You thought you hated the president now? Darling gives you all-new reasons. When he visits a ranch in Wyoming, presumably similar to land owned by Dick Cheney, he explains that property ownership there doesn't include the mineral rights, so government can basically allow private developers onto said private property to drill and mine as they like. When the miners try to get Darling and his cameras away from their operation, the cowboy who owns the land has to forcibly assert that its his land and he gives Darling the right to go anywhere on it. The sad part is that these cowboy ranch-owner types probably voted Republican out of an old-school libertarian conservative philosophy, and are getting totally screwed by those they support.
Eventually Darling discovers something called the voter vault, which uses credit card data to target voters according to their purchases, utilized by Karl Rove. As to why snowmobiles still pollute so much -- it's all part of pandering to voting blocs.
And you come away feeling that snowmobiles are really stupid things to own.
I started to watch the umpteenth version of DR. JEKYLL AND MR. HYDE, but couldn't take much more than 20 minutes of it. Why even bother if you have no budget and no good new angle? Jekyll and Hyde are supposed to look different, though recent adaptations have gone the route of getting showy actors like John Malkovich in minimal makeup, demonstrating the transformation merely by method acting. Dougray Scott doesn't have that range, and looks exactly the same as Hyde, though he briefly crinkles his eyes to indicate the change. What Tom Skerritt is doing in this crap, I have no idea.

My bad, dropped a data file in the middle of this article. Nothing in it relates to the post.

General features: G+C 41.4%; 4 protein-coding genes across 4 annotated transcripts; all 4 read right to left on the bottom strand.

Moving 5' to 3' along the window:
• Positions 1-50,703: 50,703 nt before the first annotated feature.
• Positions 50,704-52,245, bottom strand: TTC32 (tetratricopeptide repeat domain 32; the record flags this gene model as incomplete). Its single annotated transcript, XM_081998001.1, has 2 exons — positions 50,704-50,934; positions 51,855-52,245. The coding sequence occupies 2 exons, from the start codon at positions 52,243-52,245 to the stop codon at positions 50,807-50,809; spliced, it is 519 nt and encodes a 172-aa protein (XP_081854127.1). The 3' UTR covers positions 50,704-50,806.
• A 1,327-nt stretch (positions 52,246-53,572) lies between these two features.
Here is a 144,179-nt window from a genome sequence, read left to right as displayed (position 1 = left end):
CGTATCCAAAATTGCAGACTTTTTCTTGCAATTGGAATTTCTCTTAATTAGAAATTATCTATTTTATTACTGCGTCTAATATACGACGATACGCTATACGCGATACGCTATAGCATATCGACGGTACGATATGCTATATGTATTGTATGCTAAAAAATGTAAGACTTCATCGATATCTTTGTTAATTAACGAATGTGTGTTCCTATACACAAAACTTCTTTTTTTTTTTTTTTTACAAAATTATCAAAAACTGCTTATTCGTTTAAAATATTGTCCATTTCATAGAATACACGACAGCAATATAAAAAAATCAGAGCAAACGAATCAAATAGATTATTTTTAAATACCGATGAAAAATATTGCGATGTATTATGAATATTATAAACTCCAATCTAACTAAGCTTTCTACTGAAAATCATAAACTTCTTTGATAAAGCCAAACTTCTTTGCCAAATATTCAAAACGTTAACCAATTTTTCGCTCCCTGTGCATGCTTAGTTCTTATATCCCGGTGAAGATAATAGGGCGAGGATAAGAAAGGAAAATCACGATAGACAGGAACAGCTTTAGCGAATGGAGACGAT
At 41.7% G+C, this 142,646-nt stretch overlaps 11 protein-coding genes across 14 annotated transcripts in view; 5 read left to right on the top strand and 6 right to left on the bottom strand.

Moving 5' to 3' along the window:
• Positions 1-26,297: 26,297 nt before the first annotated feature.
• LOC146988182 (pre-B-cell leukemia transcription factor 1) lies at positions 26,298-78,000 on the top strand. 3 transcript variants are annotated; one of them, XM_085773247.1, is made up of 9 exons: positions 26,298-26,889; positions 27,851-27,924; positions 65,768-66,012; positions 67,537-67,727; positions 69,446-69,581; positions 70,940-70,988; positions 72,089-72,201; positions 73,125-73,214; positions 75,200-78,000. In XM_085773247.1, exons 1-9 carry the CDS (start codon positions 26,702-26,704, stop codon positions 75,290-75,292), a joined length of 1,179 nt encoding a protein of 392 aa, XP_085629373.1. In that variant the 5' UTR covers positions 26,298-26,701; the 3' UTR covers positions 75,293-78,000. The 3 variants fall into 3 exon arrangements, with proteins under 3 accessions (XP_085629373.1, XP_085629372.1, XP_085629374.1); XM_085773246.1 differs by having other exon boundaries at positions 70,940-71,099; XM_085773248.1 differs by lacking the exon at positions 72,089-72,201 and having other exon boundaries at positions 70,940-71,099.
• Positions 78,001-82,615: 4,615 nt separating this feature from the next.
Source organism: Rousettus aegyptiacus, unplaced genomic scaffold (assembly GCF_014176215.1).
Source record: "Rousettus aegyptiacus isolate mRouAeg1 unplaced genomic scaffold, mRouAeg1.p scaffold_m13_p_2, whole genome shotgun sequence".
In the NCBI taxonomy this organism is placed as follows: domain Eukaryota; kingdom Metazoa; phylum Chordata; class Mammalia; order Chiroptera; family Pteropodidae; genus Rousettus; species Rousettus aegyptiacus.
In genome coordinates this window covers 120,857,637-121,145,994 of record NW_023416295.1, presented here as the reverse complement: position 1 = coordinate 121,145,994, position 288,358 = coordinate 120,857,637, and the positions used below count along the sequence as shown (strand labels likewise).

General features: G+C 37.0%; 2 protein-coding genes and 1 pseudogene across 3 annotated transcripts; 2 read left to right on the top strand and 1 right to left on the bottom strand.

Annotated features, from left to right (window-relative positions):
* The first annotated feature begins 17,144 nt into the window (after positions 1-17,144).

Having seen every other film in the 8:00 slot, I settled on OSSO BUCCO as the last film of the night. It sounds foreign, but it isn't -- going purely on what the movie tells me, which I shall do unless somebody gives me a reason to believe otherwise, osso bucco is a kind of veal dish. Y'know, tortured baby cow. Which I actually don't have much of a problem with, but then I've eaten live things that were still moving.
The premise of the movie is that during a massive Chicago snowstorm, two cops and two mobsters are trapped in an Italian restaurant. One of the mobsters, a reluctant wiseguy nicknamed Jelly (Mike Starr) who really wants to be a shrink, is seriously crushing on Megan the waitress (Ileana Douglas) who in turn is dating the jerky restaurant manager.